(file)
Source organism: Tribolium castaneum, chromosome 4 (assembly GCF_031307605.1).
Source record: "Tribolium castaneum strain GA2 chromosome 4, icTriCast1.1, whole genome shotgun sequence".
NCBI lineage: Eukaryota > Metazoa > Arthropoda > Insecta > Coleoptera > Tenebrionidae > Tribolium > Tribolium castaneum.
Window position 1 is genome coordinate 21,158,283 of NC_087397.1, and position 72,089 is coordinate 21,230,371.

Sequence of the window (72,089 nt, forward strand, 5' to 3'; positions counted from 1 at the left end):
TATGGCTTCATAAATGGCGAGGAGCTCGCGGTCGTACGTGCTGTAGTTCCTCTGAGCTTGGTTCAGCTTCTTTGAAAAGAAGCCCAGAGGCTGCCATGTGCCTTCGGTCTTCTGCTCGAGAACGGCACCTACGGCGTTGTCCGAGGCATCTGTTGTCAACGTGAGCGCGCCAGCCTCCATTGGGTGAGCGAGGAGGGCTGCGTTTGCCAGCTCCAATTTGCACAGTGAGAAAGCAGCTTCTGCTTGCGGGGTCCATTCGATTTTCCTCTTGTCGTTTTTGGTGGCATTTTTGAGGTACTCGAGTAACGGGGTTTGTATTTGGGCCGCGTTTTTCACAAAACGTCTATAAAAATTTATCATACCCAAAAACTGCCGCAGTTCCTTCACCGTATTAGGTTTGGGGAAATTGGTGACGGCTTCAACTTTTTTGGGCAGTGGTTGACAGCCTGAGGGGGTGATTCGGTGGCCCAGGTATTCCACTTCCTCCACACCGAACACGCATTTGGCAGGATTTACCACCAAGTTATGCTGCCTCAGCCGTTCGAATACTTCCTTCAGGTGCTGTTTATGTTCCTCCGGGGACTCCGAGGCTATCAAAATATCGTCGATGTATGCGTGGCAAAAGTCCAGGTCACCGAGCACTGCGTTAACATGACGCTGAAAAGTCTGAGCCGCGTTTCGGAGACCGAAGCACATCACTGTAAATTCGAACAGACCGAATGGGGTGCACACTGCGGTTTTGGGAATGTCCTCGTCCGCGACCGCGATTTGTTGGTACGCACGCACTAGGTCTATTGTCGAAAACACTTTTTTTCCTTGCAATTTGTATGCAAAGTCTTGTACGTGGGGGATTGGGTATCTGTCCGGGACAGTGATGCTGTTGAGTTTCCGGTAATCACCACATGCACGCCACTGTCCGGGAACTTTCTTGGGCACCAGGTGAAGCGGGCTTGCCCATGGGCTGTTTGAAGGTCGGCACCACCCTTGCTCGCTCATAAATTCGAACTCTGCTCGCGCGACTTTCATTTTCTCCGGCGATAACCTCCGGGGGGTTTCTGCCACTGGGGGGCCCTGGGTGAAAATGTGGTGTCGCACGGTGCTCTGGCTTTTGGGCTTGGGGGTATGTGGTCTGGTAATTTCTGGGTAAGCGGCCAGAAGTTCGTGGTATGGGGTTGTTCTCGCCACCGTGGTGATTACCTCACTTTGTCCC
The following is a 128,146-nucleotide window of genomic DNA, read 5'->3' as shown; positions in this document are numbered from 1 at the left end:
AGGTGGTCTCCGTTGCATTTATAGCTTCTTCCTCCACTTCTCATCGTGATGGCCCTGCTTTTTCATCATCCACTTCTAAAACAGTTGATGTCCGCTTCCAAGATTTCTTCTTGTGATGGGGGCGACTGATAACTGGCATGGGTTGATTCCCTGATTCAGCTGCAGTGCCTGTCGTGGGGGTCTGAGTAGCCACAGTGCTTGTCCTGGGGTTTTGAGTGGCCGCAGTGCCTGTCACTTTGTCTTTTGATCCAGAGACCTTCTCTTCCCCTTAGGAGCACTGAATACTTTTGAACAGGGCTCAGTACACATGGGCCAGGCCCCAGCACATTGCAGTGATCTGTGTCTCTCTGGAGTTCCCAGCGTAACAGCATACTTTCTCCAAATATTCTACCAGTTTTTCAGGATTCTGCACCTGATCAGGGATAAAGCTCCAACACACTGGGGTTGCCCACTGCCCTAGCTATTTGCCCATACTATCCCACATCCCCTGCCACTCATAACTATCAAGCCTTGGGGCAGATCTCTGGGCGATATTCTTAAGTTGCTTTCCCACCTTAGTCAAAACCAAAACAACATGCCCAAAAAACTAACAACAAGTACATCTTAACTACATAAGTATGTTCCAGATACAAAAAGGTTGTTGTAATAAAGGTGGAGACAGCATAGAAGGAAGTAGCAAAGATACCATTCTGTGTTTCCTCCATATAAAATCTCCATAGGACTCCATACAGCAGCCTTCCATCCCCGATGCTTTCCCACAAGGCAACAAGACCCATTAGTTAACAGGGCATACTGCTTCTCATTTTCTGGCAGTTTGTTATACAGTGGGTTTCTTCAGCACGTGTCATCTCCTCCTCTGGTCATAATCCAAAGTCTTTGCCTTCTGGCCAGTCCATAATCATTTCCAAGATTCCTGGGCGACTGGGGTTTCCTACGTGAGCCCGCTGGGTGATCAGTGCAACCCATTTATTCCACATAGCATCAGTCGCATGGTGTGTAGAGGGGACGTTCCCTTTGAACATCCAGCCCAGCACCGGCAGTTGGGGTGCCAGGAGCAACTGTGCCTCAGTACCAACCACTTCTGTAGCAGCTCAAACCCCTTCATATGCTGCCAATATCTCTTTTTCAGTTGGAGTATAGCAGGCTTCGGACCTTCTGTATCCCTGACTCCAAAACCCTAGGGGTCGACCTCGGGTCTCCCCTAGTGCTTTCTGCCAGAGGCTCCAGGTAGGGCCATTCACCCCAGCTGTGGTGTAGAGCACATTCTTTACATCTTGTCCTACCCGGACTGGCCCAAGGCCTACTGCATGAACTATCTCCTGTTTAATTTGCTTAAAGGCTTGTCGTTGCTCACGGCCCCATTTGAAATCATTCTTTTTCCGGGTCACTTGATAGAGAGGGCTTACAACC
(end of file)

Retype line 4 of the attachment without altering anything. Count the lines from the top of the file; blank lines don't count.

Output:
Window position 1 is genome coordinate 21,158,283 of NC_087397.1, and position 72,089 is coordinate 21,230,371.